Angkhana Neelapaijit, the human rights commissioner of Thailand, recounted a recent case of a 15-year-old who was raped in her village in the Yalla province. The girl was taken to a shelter but two days later the Islamic Council visited the girl to try to force her to marry her rapist. “They said it would be best for her,” said Angkhana.


Even charities seem wary of taking action. Aiyub Chena, vice-president of Nusantara, an Islamic NGO working with deprived children in southern Thailand, defended child marriage, because it protects girls from being stigmatised if they are caught with a man.


“Adultery is wrong and sinful according to Islam but if they banned child marriage, I am worried that would make adultery acceptable,” he said.


“You can change the law but that won’t change the society here. It will mean unmarried girls who get pregnant will be outcasts, and their children will not be accepted because they are illegitimate.”


Yet across the Islamic world there is a movement towards outlawing child marriage. Algeria, Oman, Bangladesh, Pakistan, Egypt, Morocco and Turkey have all set the minimum age for marriage at 18, and recently Indonesia prepared a presidential decree to close the legal loopholes that allow child marriage.


In a small village in Pattani’s Sai Buri district, women spoke about how common forced underage marriage still is in southern Thailand. They described figures known as “facilitators” who would come to the village on behalf of men who are looking for a young wife.


Amal Lateh, who was forced into marriage at 15, said: “When the facilitators come to the houses, they don’t ask the fathers directly – they will say things like, ‘Do you have any lambs or baby goats you are selling?’ Everyone understands what that means: it means they are looking for a virgin to marry. And then an arrangement will be made between the girl’s father and the facilitator. The girl has no say.”


Suranya Litae was 15 when she was forced by her father to marry a man 16 years her senior in order to help her family out financially. She spoke of her anger that the law did not protect girls from the trauma of underage marriage.


“I did not want to be married. I cried so much, and I wanted so much to run away,” she said. “But my family needed the money from my dowry to build a house. At that time I felt so sad because getting married meant I had to abandon my studies.


Sadly, Suranya, stroked the head of her seven-year-old son, Afdon. “I dreamed of being teacher,” she said. “But that didn’t come true.”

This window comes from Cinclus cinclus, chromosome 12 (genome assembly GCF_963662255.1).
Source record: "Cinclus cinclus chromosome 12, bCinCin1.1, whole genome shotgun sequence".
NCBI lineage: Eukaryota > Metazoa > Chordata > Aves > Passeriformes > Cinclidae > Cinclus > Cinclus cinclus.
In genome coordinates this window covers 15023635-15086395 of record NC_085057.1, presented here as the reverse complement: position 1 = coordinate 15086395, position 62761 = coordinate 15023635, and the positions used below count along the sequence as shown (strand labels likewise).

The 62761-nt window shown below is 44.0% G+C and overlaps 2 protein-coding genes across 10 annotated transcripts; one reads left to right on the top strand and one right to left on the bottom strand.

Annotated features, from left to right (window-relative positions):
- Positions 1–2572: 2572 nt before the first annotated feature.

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GUATEMALA: Discriminatory law puts at risk the lives and rights of thousands of women, girls and LGBTI people

Amnesty International (05.09.2018) – – Guatemala’s Congress must reject proposed law 5272, also known as the “Law for the Protection of Life and Family,” because it would violate the rights of thousands of women, girls and LGBTI, Amnesty International said today.


“This bill actually threatens what it claims to protect: life and families,” said Erika Guevara-Rosas, Amnesty International Director for the Americas.


“We demand that the Guatemalan Congress reject this absurd bill that puts at risk the lives and the rights of women, girls and LGBTI people, and that it dedicate its resources to protecting them through laws and policies that guarantee real equality.”


Among other concerning changes, the bill would modify the penal code to criminalize miscarriages, impose prison sentences on women who suffer them and impose prison sentences on anyone who “promotes or facilitates access to abortion.” These regulations put at risk the lives of women and girls and their access to medical services.


Guatemalan law currently permits abortion only when pregnancies threaten the lives of women and girls. This violates their reproductive autonomy. The criminalization of abortion, miscarriages and providing information about abortion services violates the rights of women, girls and people who can become pregnant. The Guatemalan government must completely decriminalize abortion and guarantee access to legal and safe abortion as well as information about abortion services.


The bill also directly discriminates against LGBTI people by expressly prohibiting same-sex marriage and legal recognition for same sex couples, and by proposing a discriminatory and excluding definition of family.


Furthermore, the bill dangerously formulates a supposed “right” to “not accept sexual diversity or gender ideology as normal,” effectively legalizing discrimination that may foment violence against LGBTI people.


The bill also violates the rights of children to have access to comprehensive sex education because it prohibits “teaching sexual conduct that differs from heterosexuality as normal.”


In the context of persistent discrimination and negative reactions to gender equality and the rights of women, girls and LGBTI people, it is vital that Guatemala not promote damaging stereotypes and that the country guarantee the right of all people not to face discrimination, including for their sexual orientation or gender identity.


Additional information


The World Health Organization (WHO) as well as the UN Human Rights Committee have recognized the causal link between maternal mortality and laws that restrict or criminalize abortion. The WHO has stated that restriction of access to legal abortion does not decrease the need for abortion, and likely increases the number of women who seek illegal and unsafe abortions. This leads to higher morbitidy and mortality rates and creates social inequities.


According to international treaties that Guatemala has signed, the Guatemalan government is obligated to guarantee people’s rights without discrimination, including discrimination based on sexual orientation or gender identity.